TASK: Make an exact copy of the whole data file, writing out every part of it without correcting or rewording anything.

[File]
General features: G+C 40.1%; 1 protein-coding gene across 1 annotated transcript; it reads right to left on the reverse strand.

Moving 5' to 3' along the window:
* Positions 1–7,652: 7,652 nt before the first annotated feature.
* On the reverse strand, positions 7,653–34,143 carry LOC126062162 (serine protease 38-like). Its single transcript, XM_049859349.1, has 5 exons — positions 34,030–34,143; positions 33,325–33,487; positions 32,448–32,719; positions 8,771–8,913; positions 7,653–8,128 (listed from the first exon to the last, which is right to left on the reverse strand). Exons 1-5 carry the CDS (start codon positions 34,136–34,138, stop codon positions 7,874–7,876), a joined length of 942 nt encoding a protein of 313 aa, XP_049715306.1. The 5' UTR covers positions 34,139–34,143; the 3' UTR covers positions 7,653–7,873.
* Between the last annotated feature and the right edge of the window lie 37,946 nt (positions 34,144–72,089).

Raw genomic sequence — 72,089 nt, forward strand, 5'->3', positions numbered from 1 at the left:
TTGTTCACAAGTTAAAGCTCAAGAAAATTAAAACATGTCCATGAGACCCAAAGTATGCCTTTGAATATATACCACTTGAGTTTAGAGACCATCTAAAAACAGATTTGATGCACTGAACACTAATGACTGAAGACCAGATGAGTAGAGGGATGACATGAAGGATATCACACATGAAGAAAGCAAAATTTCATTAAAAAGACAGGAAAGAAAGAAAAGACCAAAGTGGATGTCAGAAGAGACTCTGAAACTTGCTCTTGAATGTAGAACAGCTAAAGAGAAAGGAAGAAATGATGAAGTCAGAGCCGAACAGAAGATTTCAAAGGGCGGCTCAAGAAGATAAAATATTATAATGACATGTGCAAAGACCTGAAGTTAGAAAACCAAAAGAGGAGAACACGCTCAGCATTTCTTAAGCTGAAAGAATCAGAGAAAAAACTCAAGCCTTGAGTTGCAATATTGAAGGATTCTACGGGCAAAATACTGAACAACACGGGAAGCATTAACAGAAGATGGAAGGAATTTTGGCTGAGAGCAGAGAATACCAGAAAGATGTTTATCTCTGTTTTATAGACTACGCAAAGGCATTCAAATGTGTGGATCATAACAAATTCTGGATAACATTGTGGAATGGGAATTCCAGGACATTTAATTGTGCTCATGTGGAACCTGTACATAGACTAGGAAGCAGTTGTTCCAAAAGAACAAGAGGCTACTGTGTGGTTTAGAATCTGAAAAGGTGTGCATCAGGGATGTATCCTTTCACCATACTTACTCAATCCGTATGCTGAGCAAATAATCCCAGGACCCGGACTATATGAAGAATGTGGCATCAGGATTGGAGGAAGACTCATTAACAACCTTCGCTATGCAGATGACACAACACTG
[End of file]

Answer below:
General features: G+C 40.1%; 1 protein-coding gene across 1 annotated transcript; it reads right to left on the reverse strand.

Moving 5' to 3' along the window:
* Positions 1–7,652: 7,652 nt before the first annotated feature.
* On the reverse strand, positions 7,653–34,143 carry LOC126062162 (serine protease 38-like). Its single transcript, XM_049859349.1, has 5 exons — positions 34,030–34,143; positions 33,325–33,487; positions 32,448–32,719; positions 8,771–8,913; positions 7,653–8,128 (listed from the first exon to the last, which is right to left on the reverse strand). Exons 1-5 carry the CDS (start codon positions 34,136–34,138, stop codon positions 7,874–7,876), a joined length of 942 nt encoding a protein of 313 aa, XP_049715306.1. The 5' UTR covers positions 34,139–34,143; the 3' UTR covers positions 7,653–7,873.
* Between the last annotated feature and the right edge of the window lie 37,946 nt (positions 34,144–72,089).

Raw genomic sequence — 72,089 nt, forward strand, 5'->3', positions numbered from 1 at the left:
TTGTTCACAAGTTAAAGCTCAAGAAAATTAAAACATGTCCATGAGACCCAAAGTATGCCTTTGAATATATACCACTTGAGTTTAGAGACCATCTAAAAACAGATTTGATGCACTGAACACTAATGACTGAAGACCAGATGAGTAGAGGGATGACATGAAGGATATCACACATGAAGAAAGCAAAATTTCATTAAAAAGACAGGAAAGAAAGAAAAGACCAAAGTGGATGTCAGAAGAGACTCTGAAACTTGCTCTTGAATGTAGAACAGCTAAAGAGAAAGGAAGAAATGATGAAGTCAGAGCCGAACAGAAGATTTCAAAGGGCGGCTCAAGAAGATAAAATATTATAATGACATGTGCAAAGACCTGAAGTTAGAAAACCAAAAGAGGAGAACACGCTCAGCATTTCTTAAGCTGAAAGAATCAGAGAAAAAACTCAAGCCTTGAGTTGCAATATTGAAGGATTCTACGGGCAAAATACTGAACAACACGGGAAGCATTAACAGAAGATGGAAGGAATTTTGGCTGAGAGCAGAGAATACCAGAAAGATGTTTATCTCTGTTTTATAGACTACGCAAAGGCATTCAAATGTGTGGATCATAACAAATTCTGGATAACATTGTGGAATGGGAATTCCAGGACATTTAATTGTGCTCATGTGGAACCTGTACATAGACTAGGAAGCAGTTGTTCCAAAAGAACAAGAGGCTACTGTGTGGTTTAGAATCTGAAAAGGTGTGCATCAGGGATGTATCCTTTCACCATACTTACTCAATCCGTATGCTGAGCAAATAATCCCAGGACCCGGACTATATGAAGAATGTGGCATCAGGATTGGAGGAAGACTCATTAACAACCTTCGCTATGCAGATGACACAACACTG